656 S.E.2d 55
Under the Act, an employer who is otherwise entitled to immunity under § 23-2-6 may lose immunity in only one of two ways: (1) by defaulting in payments required by the Act or otherwise failing to comply with the provisions of the Act, or (2) by deliberately intending to produce injury or death to the employee.
Abraham Linc., id., quoting Smith v. Monsanto Co., 822 F.Supp. 327, 330 (S.D.W.Va. 1992).
Because the instant dispute arose from a work-related injury and payment for costs associated with the injury are governed by the workers' compensation act, it is logical that the majority would begin with the presumption that ESC is immune and then proceed to determine whether any of the exceptions to immunity apply.
My dissenting colleagues would have us believe that ESC lost its immunity pursuant to W.Va. Code § 23-2-8 by defaulting on payments of compensation and expenses to injured employees. In other words, they say that denying several of Mr. Wetzel's requests for payments constituted a default of required payments. This is incorrect. There is absolutely nothing in our statutory or case law that provides that when a self-insured employer or its agent denies a request for payment based on its determination that the medical care was not necessary to treat a compensable injury, the employer or its agent automatically loses its immunity. Such a proposition is wholly untenable. If such were the case, self-insured employers or their agents would be required to pay all requests regardless of their validity for fear of losing statutory immunity and being forced to defend a bad faith suit. In fact, employers and their agents are required to pay only valid workers' compensation related payment requests. Whether or not a specific payment request is valid is often a matter of dispute that must be settled after the claimant administratively protests the payment denial, a remedy of which Mr. Wetzel did not avail himself.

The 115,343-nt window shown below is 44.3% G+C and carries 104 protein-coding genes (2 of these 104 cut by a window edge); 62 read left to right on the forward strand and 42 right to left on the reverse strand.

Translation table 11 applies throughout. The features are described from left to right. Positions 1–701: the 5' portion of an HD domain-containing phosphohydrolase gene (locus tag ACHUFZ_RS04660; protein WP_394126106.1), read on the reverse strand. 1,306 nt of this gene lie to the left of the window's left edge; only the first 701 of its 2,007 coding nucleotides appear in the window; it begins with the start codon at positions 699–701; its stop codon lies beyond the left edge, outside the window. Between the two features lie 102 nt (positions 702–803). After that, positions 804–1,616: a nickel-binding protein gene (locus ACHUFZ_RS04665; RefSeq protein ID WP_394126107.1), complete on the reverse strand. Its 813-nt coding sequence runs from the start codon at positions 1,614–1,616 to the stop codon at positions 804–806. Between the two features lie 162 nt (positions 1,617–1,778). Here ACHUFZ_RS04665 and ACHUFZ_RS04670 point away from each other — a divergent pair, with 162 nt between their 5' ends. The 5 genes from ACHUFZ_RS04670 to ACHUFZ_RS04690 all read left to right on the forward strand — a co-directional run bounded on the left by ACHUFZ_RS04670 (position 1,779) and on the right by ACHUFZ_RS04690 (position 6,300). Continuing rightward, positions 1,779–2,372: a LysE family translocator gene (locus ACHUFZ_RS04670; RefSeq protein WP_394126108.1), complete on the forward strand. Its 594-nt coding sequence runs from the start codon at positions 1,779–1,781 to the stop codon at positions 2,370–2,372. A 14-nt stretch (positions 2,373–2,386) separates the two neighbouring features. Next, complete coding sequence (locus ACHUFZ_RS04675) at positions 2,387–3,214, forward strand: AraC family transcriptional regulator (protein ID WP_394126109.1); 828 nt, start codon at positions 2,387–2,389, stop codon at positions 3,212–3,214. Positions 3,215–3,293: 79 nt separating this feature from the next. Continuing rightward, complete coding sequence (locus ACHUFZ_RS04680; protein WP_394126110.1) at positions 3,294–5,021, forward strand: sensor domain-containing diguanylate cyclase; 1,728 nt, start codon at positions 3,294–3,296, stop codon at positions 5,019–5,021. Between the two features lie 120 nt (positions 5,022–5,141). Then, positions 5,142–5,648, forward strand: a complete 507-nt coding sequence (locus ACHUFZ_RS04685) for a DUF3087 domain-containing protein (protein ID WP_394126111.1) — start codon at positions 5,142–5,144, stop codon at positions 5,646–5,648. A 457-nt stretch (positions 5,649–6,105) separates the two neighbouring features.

My dissenting colleagues also argue that several courts across the nation have held that employers, workers' compensation insurers, and workers' compensation claims handlers are not immune from actions that seek damages caused by alleged bad faith refusal to pay benefits. However, this Court has never recognized such a bad faith claim nor is the existence of such a claim apparent in our workers' compensation act. Also, with regard to the decisions of other courts, in actions seeking to impose tort liability on an insurer for wrongful delay or refusal to make benefit payments, the courts frequently have held that the action was barred by the compensation statute as a whole, or, more particularly, by the statute's exclusive remedy provision or its penalty provision. Michael A. Rosenhouse, Tort Liability of Worker's Compensation Insurer for Wrongful Delay or Refusal to Make Payments Due, 8 ALR4th 902 (1981) (footnotes omitted). Clearly, the majority opinion is consistent with the law of this Court, statutory law, and the decisions of many other courts.
In sum, despite the views of my dissenting colleagues, I believe the majority opinion is well reasoned and conforms to both the spirit and letter of the law as expressed in our workers' compensation act. Accordingly, I concur.